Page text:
ARPA dollars to expand TCAPS mental health companies, including in-school clinic | Local News
TRAVERSE CITY — Funding from the American Rescue Plan Act allocated by Grand Traverse County will help the largest school district in northern Michigan expand its mental health offerings and make medical services more accessible for students.
In 2021, the Grand Traverse County Commission received $18.2 million in American Rescue Plan funds from the federal government. At their last meeting of 2022, the county commission decided to allocate $10 million of those funds to 27 different proposals from the community, including two that will impact TCAPS students, staff and parents.
Traverse City Area Public Schools was guaranteed $10,000 in ARPA funding for its high school Peer-to-Peer program and $150,000, in tandem with Northwest Michigan Health Services, to open a child and adolescent health center at Traverse City West Middle School.
TCAPS’s peer-to-peer programming is based on the Peer-to-Peer Depression Awareness Program developed by the University of Michigan’s Depression Center. The program is built on the premise that teens are more likely to talk to and listen to other teens than adults when it comes to their struggles with mental health.
Individuals from UM’s Depression Center came up to Traverse City in early September and conducted training for staff and students at Traverse City West Senior High School and Traverse City Central High School. These trainings are meant to educate students about mental health conditions and concerns so that they can identify conditions like depression or anxiety in their peers, reach out to them and encourage them to seek help.
TCAPS received a $45,000 grant from Rotary Charities of Traverse City to help cover the cost of implementing the Peer-to-Peer program at WSHS and CHS. The total cost for the program is estimated at $67,000, TCAPS Communications Director Ginger Smith said in an email.
The peer-to-peer programming is already in full swing, but the students involved asked for a better space where, under staff supervision, students can gather or sit alone to relax and feel more comfortable during the school day if they feel overwhelmed.
TCAPS requested $22,000 in ARPA funding to conduct minor renovations at each school to build these rooms and furnish them. They were rewarded $10,000 from the county, but they also received $2,000 for equipment and supplies for the program through the Traverse City Rotary Good Works grant.
This first year, the peer-to-peer program is in a pilot phase, and TCAPS will decide whether or not to expand it beyond the high school level, Smith said in an interview.
“We’re doing everything we can to remove the stigmas associated with mental health and behavioral health problems,” Smith said. “This is just another step … to open up the conversation and make it a norm, make it so that you can say, ‘Hey, I’m not right with my feelings, and here’s why.’”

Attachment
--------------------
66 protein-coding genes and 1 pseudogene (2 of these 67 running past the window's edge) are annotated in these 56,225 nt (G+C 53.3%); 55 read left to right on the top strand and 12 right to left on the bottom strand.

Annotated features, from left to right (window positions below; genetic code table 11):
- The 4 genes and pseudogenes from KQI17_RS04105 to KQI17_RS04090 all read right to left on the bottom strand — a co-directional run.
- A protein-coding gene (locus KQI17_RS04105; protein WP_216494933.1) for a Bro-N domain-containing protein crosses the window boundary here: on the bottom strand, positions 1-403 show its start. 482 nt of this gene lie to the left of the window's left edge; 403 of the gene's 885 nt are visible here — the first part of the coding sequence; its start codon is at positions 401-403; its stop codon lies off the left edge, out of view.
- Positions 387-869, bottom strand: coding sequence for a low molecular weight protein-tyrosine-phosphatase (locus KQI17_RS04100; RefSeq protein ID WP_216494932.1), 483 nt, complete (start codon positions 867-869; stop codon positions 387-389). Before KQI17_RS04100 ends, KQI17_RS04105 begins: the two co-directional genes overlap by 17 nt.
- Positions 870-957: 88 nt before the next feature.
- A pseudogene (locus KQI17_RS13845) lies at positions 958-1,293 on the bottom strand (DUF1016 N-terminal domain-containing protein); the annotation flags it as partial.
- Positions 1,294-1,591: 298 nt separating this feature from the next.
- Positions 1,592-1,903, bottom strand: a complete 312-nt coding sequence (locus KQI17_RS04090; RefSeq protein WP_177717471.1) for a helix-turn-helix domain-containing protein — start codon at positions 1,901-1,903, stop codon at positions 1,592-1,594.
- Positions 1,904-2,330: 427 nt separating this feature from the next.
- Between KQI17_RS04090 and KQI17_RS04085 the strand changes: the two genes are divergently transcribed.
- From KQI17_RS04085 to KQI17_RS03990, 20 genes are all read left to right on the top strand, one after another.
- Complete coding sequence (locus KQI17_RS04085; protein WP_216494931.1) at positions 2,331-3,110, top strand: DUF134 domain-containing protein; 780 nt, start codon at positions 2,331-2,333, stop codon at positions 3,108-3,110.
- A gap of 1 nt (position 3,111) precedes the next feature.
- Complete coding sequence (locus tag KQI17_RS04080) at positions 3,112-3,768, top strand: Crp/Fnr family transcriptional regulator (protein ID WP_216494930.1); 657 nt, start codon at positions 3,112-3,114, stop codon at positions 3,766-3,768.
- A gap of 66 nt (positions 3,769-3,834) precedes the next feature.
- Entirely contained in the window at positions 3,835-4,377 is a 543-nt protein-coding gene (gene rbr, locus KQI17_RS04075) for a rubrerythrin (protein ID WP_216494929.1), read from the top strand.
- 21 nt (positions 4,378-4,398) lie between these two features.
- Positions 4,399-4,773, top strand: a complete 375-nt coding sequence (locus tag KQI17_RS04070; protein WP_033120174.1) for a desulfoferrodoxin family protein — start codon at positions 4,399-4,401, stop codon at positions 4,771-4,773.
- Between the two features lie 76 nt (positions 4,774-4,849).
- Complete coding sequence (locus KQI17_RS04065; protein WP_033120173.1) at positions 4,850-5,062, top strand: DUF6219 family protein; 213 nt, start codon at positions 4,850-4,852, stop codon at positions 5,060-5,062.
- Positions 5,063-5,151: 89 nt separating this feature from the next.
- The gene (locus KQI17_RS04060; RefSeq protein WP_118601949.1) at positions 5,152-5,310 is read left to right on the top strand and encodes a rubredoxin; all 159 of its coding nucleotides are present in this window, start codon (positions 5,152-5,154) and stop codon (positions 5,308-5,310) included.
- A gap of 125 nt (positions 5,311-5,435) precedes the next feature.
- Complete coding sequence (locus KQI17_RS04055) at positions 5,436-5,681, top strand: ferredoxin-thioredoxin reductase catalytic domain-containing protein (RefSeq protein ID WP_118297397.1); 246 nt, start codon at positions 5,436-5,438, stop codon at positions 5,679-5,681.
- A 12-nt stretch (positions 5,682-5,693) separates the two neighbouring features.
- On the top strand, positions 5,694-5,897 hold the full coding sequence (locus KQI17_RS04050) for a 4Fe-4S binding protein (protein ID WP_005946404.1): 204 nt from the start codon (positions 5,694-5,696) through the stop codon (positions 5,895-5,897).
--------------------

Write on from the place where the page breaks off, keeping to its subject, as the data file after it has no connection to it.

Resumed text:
This work falls in line with a goal listed in TCAPS’s strategic plan to “Develop and implement structures and systems of support to increase mental and emotional health and social well being,” she said. It also aligns with TCAPS’s health and wellness initiative, which was implemented after TCAPS received the Rotary Charities Systems Change Accelerator Grant in 2021, she said.
TCAPS also will benefit from a $150,000 ARPA grant to Northwest Michigan Health Services.
In the fall, NMHSI received a $170,000 grant from the Michigan Department of Health and Human Services to create a child and adolescent and health clinic at Traverse City West Middle School. This funding from MDHHS is continuous to pay for salaries, but more funding was needed to renovate the space available at WMS.
TCAPS and NMHSI worked together to file a request for $150,000 in ARPA funding from the county, which was rewarded in full.
TCAPS has yet to start the bidding process on the renovations at the middle school required to build the health center, but the plan is for the center to open in the fall of 2023.
The clinic will be staffed by a nurse practitioner, a medical assistant and a behavioral health therapist, and it will be open three days a week, said Heidi Britton, NMHSI CEO.
WMS was chosen as the location for the clinic because it has the most physical space and most concentrated student body in the district, but it will be open to all TCAPS students, Britton said.
The clinic will have a board with students on it who will have a role in overseeing the clinic’s services and policies.
This model for a clinic, which MDHHS has been providing funding to schools and health services to develop for years, is “brilliant”, Britton said. It removes barriers that people face when trying to access care, and it reduces the amount of class time that kids would miss, Britton said.
It also will allow kids to be able to begin to understand the healthcare world and learn how to talk about their medical needs and advocate for their own care at an early age, she said.
“When we met with the team there at TCAPS, everyone was pretty excited about it,” Britton said. “Everyone knows it’s such a positive thing to put into a school district.”